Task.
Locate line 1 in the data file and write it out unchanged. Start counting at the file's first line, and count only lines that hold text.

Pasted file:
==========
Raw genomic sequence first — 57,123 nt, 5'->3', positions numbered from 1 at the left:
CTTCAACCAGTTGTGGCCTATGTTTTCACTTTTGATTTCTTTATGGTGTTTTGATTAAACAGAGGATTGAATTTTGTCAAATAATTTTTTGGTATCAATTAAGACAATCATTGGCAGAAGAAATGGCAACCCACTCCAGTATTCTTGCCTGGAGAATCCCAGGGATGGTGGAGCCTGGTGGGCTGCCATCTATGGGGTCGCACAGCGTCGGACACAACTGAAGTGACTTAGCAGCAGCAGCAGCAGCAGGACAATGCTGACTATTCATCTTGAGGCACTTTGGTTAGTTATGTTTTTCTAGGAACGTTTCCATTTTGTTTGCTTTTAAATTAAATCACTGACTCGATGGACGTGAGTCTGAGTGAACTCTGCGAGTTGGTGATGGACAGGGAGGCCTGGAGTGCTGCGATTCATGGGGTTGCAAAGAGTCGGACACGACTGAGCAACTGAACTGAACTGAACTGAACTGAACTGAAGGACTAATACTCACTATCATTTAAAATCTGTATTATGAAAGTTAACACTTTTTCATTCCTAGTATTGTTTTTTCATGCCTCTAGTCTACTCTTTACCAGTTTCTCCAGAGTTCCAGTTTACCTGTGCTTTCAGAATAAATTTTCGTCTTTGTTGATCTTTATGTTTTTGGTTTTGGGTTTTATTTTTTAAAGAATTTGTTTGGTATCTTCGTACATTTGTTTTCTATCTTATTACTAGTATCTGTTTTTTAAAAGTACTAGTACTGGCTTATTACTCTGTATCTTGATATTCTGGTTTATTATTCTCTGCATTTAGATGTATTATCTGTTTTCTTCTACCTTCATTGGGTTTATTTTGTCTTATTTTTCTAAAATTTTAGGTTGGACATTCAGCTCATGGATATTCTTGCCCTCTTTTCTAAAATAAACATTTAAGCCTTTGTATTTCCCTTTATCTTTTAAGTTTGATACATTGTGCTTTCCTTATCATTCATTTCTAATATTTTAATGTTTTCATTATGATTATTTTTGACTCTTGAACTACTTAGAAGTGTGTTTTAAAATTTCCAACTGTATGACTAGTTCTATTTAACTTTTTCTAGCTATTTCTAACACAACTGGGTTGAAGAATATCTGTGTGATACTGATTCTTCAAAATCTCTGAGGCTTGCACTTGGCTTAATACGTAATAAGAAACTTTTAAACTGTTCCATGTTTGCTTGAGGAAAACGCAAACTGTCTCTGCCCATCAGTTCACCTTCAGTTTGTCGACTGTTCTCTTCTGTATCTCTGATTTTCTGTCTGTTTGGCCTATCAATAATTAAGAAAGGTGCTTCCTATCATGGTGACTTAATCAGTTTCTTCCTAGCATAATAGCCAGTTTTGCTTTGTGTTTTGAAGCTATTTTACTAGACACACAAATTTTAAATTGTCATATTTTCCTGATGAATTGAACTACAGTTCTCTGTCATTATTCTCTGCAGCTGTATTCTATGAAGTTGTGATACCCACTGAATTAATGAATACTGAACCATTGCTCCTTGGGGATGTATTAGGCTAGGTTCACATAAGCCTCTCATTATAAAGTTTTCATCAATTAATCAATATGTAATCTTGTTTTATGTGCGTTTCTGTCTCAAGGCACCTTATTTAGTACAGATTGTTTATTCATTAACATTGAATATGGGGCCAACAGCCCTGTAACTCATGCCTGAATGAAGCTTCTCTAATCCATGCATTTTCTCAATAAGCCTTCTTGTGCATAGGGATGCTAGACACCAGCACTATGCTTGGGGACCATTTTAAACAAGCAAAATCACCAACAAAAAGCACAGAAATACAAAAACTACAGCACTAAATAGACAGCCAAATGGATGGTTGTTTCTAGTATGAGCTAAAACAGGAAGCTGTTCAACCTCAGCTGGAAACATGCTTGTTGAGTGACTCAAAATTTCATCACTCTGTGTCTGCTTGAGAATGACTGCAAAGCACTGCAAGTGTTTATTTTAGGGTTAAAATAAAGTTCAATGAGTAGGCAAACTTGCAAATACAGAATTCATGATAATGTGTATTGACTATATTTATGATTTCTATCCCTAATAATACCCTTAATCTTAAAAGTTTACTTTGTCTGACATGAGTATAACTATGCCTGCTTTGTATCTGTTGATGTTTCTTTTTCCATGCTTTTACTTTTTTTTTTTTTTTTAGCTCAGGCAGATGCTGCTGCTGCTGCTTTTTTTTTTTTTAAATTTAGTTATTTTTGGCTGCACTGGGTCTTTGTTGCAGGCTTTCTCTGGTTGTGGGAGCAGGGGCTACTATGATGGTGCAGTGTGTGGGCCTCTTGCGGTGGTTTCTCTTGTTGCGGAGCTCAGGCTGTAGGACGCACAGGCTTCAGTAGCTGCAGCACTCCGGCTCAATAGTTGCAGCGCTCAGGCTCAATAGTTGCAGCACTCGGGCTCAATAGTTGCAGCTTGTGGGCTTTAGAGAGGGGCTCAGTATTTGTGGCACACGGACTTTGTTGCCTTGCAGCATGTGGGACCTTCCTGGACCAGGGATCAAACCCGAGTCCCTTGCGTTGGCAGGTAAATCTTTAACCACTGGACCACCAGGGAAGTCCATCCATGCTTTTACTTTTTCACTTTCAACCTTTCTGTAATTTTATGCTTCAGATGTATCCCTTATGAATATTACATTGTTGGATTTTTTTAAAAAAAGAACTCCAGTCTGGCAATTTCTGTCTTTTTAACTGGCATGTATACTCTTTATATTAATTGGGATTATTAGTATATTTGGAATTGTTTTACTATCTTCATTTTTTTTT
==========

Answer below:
Raw genomic sequence first — 57,123 nt, 5'->3', positions numbered from 1 at the left: